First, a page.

A high-fiber diet is an effective weapon against irritable bowel syndrome (IBS). The health disorder, characterized by symptoms like diarrhea and abdominal pain, makes everyday life really difficult and challenging. Foods rich in fiber assist in solving the problem by clearing up the digestive tract, making bowel movement easier. The results are, in fact, so promising that doctors highly recommend patients suffering from IBS to include more high-fiber foods in their diet.
In this article, we’re listing a few high-fiber snacks that prove useful against IBS symptoms.
Native to Mexico, jicama is an incredibly nutritious vegetable that makes a great snack idea for IBS patients. A cup of jicama provides more than 6 grams of fiber, which more than meets the daily goal. Inulin, a type of fiber found in jicama, is especially effective as it helps increase the frequency of bowel movements and benefits the gut bacteria as well.
The vegetable is also rich in water, thus rendering it effective against constipation too. Jicama can be either eaten raw or in combination with lime juice and chilli powder.
Pears contain about 6 grams of fiber and a host of other nutrients that relieve symptoms of IBS. Both soluble and insoluble fiber can be found in the fruit, making it effective for gut health. The soluble fibers in pears also help maintain the gut bacteria, which improves digestive health and immunity. Additionally, pears prove beneficial against constipation.
Furthermore, the antioxidants found in the fruit reduce inflammation, which is often reported by patients suffering from IBS. Pears can be eaten as is, or added in oatmeals or other dishes. This makes a great high-fiber snack in between meals for IBS patients.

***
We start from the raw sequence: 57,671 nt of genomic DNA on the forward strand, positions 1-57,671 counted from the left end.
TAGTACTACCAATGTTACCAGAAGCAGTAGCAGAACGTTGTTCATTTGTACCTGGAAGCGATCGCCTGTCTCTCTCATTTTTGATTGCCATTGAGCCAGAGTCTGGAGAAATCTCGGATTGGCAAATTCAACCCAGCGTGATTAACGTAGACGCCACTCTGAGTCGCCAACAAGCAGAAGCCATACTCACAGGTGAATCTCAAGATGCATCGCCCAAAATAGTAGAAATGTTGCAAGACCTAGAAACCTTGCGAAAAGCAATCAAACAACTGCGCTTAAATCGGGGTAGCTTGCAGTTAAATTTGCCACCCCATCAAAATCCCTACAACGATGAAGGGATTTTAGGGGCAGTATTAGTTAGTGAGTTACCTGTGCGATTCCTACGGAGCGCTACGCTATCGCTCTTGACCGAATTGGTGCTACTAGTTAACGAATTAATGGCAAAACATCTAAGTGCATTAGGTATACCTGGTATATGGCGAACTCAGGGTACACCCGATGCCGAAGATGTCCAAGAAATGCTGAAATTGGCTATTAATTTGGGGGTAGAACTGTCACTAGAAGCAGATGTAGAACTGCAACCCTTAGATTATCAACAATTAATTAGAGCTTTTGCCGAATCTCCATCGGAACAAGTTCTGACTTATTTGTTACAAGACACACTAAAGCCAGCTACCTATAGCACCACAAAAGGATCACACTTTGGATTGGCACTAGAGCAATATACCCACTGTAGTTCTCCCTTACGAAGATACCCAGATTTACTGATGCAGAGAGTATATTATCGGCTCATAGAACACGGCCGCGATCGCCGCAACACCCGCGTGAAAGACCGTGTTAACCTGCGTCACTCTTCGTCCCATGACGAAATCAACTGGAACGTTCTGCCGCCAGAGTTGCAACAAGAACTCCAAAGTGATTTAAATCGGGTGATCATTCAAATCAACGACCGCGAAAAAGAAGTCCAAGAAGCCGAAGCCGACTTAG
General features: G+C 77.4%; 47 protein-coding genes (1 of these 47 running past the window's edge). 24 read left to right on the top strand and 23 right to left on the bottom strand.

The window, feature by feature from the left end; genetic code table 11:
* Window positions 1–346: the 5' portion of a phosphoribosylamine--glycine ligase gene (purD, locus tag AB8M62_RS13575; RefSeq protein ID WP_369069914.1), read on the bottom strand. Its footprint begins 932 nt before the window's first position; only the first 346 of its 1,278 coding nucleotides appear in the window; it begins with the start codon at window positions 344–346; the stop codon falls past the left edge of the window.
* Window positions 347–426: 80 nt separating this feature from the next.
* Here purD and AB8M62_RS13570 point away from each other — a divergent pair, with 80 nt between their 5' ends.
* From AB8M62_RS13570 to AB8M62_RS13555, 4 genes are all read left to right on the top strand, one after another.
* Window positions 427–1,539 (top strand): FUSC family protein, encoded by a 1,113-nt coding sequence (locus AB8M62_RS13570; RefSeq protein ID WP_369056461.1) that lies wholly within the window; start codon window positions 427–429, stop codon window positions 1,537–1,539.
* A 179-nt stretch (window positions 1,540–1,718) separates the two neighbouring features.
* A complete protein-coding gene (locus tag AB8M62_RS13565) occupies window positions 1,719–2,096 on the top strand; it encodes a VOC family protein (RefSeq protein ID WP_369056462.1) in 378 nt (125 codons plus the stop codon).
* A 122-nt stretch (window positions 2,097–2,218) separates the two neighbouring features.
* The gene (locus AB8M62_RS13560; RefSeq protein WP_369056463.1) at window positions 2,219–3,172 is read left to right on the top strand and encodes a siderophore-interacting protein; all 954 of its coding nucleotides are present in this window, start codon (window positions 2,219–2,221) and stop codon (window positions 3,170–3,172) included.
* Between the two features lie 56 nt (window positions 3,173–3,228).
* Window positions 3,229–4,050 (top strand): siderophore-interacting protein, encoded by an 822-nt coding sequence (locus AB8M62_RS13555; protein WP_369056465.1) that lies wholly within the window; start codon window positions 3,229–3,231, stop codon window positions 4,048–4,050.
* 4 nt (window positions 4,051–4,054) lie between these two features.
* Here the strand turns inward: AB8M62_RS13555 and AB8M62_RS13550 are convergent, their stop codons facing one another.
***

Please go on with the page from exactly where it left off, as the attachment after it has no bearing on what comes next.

Tasty, nutty, and really nutritious, chickpeas must be part of every IBS patients’ diet. An ounce of chickpeas contains 2 grams of fiber and 3 grams of protein, two nutrients that are extremely important for someone with IBS. The legume primarily has soluble fiber, which keeps the digestive tract fit, improves gut health, and leads to easier bowel movement.
Chickpeas reduce the risk of chronic diseases and are easy to add to the diet as well. They can be eaten in sandwiches, roasted as a whole, or added in other dishes.
With 11 grams of fiber in it, dark chocolate is about as healthy as it gets for an IBS patient. That being said, we’re talking about non-sugary dark chocolate and not the one they sell at every store. Made from the cocoa tree, dark chocolate provides more fiber than some of the more obvious sources, thus helping clear the digestive tract and keep bowel movements fairly regular.
It is also a great source of antioxidants, which fight free radicals and maintain overall health. The darker the chocolate, the lesser sugar it contains, making it even more healthy.